Reinhold Bogner on the Future of Amps, Part 2
After more than 25 years in the business, legendary tube-amp guru Reinhold Bogner knows what it takes to get great tone. Read on to learn his secrets, and see what challenges he overcame while co-creating the DT amp series.
What makes a great amp? How do you create amps that musicians love to play?
There’s a lot of things that are unexplored and unexplainable. Sometimes you come across an amp, and it’s just like, ‘wow, this one’s a good one.’ It’s like when somebody puts together a guitar, and maybe that tree was just grown right, in the right season, and the right spot of Earth’s magnetics and voilà. And there’s some of that esoteric stuff with tube amplifiers, too.
I’m very scientifically oriented, but I know our scientific vocabulary and our physics understanding is limited. We think we know it all, but certain things, you can put them under a spectrum analyzer and you won’t see a difference… but you hear the difference. Sometimes it’s easy to produce the effects, but they’re very hard to measure. Or you can measure the effect, but you cannot measure the cause.
And so it is with amplifiers. That’s why I don’t measure too much. Of course, you measure the voltage, and you measure certain things that you want to go out of range of the component specs, but with most of this stuff you just have to play it. And you hear it and how it feels. That’s the ultimate thing that you can’t replace with an analyzer. That’s why it’s important to play guitar, you have to understand the vocabulary of guitar players, and you have to feel it.
Any other secrets that you can share with us?
My secret is paying attention to the all the details, every little thing. The last percent you want to squeeze out of a project takes the longest, but if you add up those little half percents over 30 years, you come up with something that makes the difference.
At the same time, you need to see the whole picture. Like some musicians they have such great ears, but they can never enjoy music. At a certain point, it stands in your way. They never finish a record. I got sucked into that world for a while too. But now I understand that you have to see the overall project and you have to let it go. At a certain point, it just becomes, like, “Dude, when are we going to start making music?”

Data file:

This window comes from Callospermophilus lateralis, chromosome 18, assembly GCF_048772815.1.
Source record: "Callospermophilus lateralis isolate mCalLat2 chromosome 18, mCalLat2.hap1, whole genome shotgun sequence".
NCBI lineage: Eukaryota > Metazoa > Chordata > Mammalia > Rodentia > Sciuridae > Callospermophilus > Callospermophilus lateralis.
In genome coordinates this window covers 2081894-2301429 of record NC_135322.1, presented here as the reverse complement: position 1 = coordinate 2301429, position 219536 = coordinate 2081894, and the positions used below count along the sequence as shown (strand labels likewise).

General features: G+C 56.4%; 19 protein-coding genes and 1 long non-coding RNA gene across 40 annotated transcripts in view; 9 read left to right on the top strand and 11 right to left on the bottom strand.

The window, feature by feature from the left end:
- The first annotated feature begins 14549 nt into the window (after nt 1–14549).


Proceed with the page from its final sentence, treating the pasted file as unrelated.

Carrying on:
Tell us about the goal of creating the DT amp series.
The idea was to combine my expertise in the sound and flexibility of guitar amplifiers with Line 6’s expertise in cutting-edge technology. We wanted to create something that represents the best of both worlds—that nobody else has ever done before. There hadn’t been anything that combined tube power amp sections with HD technology to get maximum flexibility with keeping the tonal qualities. You couldn’t just do it in analog, you’d have to make too many compromises.
What were the biggest challenges in getting a single amp to produce so many different voicings?
To get each DT voicing, we played with three parameters: feedback topology, power supply and biasing. Each parameter has certain variations, you know, the feedback topology has four, the power supply has two (saggy and tight), and the biasing has two (Class A, Class A/B). You can mix them up in various ways, so we have different combinations for each of the four topologies. Any combination of them makes a huge difference, so that’s how we achieve those really dramatic characteristics of the feel and sonic experience of the power amp.
It took a while to get all of those parameters to work in the right ratio. Also what’s really hard to do is to make it reliable. Switching high voltages and things like that is not so easy to do in a reliable and stable way. And you don’t want to have huge popping and noises. It really took some work. And that’s probably why it hadn’t been done before.Read Part I of the interview